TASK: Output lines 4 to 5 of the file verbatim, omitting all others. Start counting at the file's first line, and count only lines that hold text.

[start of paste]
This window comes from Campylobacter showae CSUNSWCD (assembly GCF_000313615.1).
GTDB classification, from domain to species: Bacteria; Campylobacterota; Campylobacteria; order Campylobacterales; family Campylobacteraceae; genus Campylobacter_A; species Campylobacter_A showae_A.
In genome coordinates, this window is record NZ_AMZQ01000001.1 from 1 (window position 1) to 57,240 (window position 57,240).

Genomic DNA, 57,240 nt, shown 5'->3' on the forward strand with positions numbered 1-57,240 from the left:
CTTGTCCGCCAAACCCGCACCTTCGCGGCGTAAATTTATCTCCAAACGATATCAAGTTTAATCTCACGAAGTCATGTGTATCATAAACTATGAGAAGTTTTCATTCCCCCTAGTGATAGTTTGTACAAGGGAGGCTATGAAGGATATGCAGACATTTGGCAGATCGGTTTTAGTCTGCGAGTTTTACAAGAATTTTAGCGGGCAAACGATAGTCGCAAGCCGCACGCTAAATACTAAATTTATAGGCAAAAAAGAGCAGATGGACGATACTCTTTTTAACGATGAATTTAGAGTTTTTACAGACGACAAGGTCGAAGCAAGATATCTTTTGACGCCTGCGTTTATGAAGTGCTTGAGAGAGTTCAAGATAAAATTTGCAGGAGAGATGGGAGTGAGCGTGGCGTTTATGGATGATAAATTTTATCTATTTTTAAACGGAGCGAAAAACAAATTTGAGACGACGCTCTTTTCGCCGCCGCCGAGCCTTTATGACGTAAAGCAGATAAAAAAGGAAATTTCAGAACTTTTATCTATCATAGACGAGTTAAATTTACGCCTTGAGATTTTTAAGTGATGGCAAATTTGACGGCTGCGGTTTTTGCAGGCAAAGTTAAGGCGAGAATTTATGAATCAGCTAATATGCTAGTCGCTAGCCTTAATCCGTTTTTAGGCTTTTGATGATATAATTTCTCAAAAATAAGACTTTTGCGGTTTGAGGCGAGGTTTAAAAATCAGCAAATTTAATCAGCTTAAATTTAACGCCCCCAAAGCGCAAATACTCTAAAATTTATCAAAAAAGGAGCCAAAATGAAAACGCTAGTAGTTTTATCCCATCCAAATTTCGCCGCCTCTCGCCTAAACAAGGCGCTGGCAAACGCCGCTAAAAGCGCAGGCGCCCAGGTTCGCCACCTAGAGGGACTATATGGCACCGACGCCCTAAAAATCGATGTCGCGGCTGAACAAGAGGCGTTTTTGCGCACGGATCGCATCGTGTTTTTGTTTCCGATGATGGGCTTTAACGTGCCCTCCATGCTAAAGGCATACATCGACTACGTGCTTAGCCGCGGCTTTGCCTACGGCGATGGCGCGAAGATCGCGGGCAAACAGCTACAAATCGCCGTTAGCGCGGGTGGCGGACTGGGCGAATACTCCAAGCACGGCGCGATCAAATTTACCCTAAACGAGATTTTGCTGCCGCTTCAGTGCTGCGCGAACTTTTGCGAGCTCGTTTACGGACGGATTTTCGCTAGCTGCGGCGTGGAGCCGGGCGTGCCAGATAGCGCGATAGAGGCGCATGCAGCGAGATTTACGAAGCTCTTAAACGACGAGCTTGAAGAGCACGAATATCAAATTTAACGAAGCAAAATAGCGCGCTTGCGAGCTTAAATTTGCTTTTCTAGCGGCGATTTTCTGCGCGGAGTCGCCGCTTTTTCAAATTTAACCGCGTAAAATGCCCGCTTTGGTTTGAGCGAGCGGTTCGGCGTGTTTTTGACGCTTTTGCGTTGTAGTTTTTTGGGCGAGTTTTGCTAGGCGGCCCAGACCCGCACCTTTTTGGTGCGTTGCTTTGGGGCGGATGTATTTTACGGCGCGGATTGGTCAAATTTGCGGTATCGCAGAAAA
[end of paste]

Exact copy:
Genomic DNA, 57,240 nt, shown 5'->3' on the forward strand with positions numbered 1-57,240 from the left:
CTTGTCCGCCAAACCCGCACCTTCGCGGCGTAAATTTATCTCCAAACGATATCAAGTTTAATCTCACGAAGTCATGTGTATCATAAACTATGAGAAGTTTTCATTCCCCCTAGTGATAGTTTGTACAAGGGAGGCTATGAAGGATATGCAGACATTTGGCAGATCGGTTTTAGTCTGCGAGTTTTACAAGAATTTTAGCGGGCAAACGATAGTCGCAAGCCGCACGCTAAATACTAAATTTATAGGCAAAAAAGAGCAGATGGACGATACTCTTTTTAACGATGAATTTAGAGTTTTTACAGACGACAAGGTCGAAGCAAGATATCTTTTGACGCCTGCGTTTATGAAGTGCTTGAGAGAGTTCAAGATAAAATTTGCAGGAGAGATGGGAGTGAGCGTGGCGTTTATGGATGATAAATTTTATCTATTTTTAAACGGAGCGAAAAACAAATTTGAGACGACGCTCTTTTCGCCGCCGCCGAGCCTTTATGACGTAAAGCAGATAAAAAAGGAAATTTCAGAACTTTTATCTATCATAGACGAGTTAAATTTACGCCTTGAGATTTTTAAGTGATGGCAAATTTGACGGCTGCGGTTTTTGCAGGCAAAGTTAAGGCGAGAATTTATGAATCAGCTAATATGCTAGTCGCTAGCCTTAATCCGTTTTTAGGCTTTTGATGATATAATTTCTCAAAAATAAGACTTTTGCGGTTTGAGGCGAGGTTTAAAAATCAGCAAATTTAATCAGCTTAAATTTAACGCCCCCAAAGCGCAAATACTCTAAAATTTATCAAAAAAGGAGCCAAAATGAAAACGCTAGTAGTTTTATCCCATCCAAATTTCGCCGCCTCTCGCCTAAACAAGGCGCTGGCAAACGCCGCTAAAAGCGCAGGCGCCCAGGTTCGCCACCTAGAGGGACTATATGGCACCGACGCCCTAAAAATCGATGTCGCGGCTGAACAAGAGGCGTTTTTGCGCACGGATCGCATCGTGTTTTTGTTTCCGATGATGGGCTTTAACGTGCCCTCCATGCTAAAGGCATACATCGACTACGTGCTTAGCCGCGGCTTTGCCTACGGCGATGGCGCGAAGATCGCGGGCAAACAGCTACAAATCGCCGTTAGCGCGGGTGGCGGACTGGGCGAATACTCCAAGCACGGCGCGATCAAATTTACCCTAAACGAGATTTTGCTGCCGCTTCAGTGCTGCGCGAACTTTTGCGAGCTCGTTTACGGACGGATTTTCGCTAGCTGCGGCGTGGAGCCGGGCGTGCCAGATAGCGCGATAGAGGCGCATGCAGCGAGATTTACGAAGCTCTTAAACGACGAGCTTGAAGAGCACGAATATCAAATTTAACGAAGCAAAATAGCGCGCTTGCGAGCTTAAATTTGCTTTTCTAGCGGCGATTTTCTGCGCGGAGTCGCCGCTTTTTCAAATTTAACCGCGTAAAATGCCCGCTTTGGTTTGAGCGAGCGGTTCGGCGTGTTTTTGACGCTTTTGCGTTGTAGTTTTTTGGGCGAGTTTTGCTAGGCGGCCCAGACCCGCACCTTTTTGGTGCGTTGCTTTGGGGCGGATGTATTTTACGGCGCGGATTGGTCAAATTTGCGGTATCGCAGAAAA